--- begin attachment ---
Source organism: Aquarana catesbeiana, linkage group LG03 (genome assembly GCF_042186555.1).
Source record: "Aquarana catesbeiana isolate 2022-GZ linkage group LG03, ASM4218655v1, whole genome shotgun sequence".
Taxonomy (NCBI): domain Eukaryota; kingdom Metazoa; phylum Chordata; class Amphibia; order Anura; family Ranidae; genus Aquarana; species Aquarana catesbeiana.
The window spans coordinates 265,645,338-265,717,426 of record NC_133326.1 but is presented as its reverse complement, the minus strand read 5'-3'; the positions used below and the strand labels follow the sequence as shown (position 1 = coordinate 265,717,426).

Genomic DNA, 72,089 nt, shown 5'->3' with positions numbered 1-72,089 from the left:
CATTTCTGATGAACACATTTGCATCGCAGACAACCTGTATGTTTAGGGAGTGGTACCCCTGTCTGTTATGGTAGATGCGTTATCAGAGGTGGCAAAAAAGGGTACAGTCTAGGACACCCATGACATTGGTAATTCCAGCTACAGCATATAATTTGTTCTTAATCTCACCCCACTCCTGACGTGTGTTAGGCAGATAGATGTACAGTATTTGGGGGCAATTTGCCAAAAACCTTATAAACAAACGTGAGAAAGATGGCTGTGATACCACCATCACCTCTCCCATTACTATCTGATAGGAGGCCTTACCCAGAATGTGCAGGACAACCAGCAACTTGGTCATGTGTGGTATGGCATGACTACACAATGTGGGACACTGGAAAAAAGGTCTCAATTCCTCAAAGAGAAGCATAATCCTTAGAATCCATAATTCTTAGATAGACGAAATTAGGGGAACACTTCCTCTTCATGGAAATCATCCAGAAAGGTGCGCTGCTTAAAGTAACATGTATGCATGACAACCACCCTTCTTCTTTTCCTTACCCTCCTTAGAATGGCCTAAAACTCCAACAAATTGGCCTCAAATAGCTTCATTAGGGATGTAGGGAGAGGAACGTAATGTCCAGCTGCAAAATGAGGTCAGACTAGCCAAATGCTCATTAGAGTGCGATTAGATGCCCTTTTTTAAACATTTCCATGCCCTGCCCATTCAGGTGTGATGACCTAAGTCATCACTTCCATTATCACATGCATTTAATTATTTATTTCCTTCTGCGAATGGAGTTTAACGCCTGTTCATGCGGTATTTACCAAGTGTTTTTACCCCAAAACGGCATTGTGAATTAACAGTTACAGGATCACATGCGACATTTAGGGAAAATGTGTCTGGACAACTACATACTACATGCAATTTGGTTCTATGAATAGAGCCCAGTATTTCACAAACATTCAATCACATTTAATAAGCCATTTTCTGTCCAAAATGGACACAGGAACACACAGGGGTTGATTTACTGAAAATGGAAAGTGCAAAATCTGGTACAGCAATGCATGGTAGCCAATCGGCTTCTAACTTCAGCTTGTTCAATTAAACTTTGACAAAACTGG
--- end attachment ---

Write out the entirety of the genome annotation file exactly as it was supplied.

Source organism: Aquarana catesbeiana, linkage group LG03 (genome assembly GCF_042186555.1).
Source record: "Aquarana catesbeiana isolate 2022-GZ linkage group LG03, ASM4218655v1, whole genome shotgun sequence".
Taxonomy (NCBI): domain Eukaryota; kingdom Metazoa; phylum Chordata; class Amphibia; order Anura; family Ranidae; genus Aquarana; species Aquarana catesbeiana.
The window spans coordinates 265,645,338-265,717,426 of record NC_133326.1 but is presented as its reverse complement, the minus strand read 5'-3'; the positions used below and the strand labels follow the sequence as shown (position 1 = coordinate 265,717,426).

Genomic DNA, 72,089 nt, shown 5'->3' with positions numbered 1-72,089 from the left:
CATTTCTGATGAACACATTTGCATCGCAGACAACCTGTATGTTTAGGGAGTGGTACCCCTGTCTGTTATGGTAGATGCGTTATCAGAGGTGGCAAAAAAGGGTACAGTCTAGGACACCCATGACATTGGTAATTCCAGCTACAGCATATAATTTGTTCTTAATCTCACCCCACTCCTGACGTGTGTTAGGCAGATAGATGTACAGTATTTGGGGGCAATTTGCCAAAAACCTTATAAACAAACGTGAGAAAGATGGCTGTGATACCACCATCACCTCTCCCATTACTATCTGATAGGAGGCCTTACCCAGAATGTGCAGGACAACCAGCAACTTGGTCATGTGTGGTATGGCATGACTACACAATGTGGGACACTGGAAAAAAGGTCTCAATTCCTCAAAGAGAAGCATAATCCTTAGAATCCATAATTCTTAGATAGACGAAATTAGGGGAACACTTCCTCTTCATGGAAATCATCCAGAAAGGTGCGCTGCTTAAAGTAACATGTATGCATGACAACCACCCTTCTTCTTTTCCTTACCCTCCTTAGAATGGCCTAAAACTCCAACAAATTGGCCTCAAATAGCTTCATTAGGGATGTAGGGAGAGGAACGTAATGTCCAGCTGCAAAATGAGGTCAGACTAGCCAAATGCTCATTAGAGTGCGATTAGATGCCCTTTTTTAAACATTTCCATGCCCTGCCCATTCAGGTGTGATGACCTAAGTCATCACTTCCATTATCACATGCATTTAATTATTTATTTCCTTCTGCGAATGGAGTTTAACGCCTGTTCATGCGGTATTTACCAAGTGTTTTTACCCCAAAACGGCATTGTGAATTAACAGTTACAGGATCACATGCGACATTTAGGGAAAATGTGTCTGGACAACTACATACTACATGCAATTTGGTTCTATGAATAGAGCCCAGTATTTCACAAACATTCAATCACATTTAATAAGCCATTTTCTGTCCAAAATGGACACAGGAACACACAGGGGTTGATTTACTGAAAATGGAAAGTGCAAAATCTGGTACAGCAATGCATGGTAGCCAATCGGCTTCTAACTTCAGCTTGTTCAATTAAACTTTGACAAAACTGG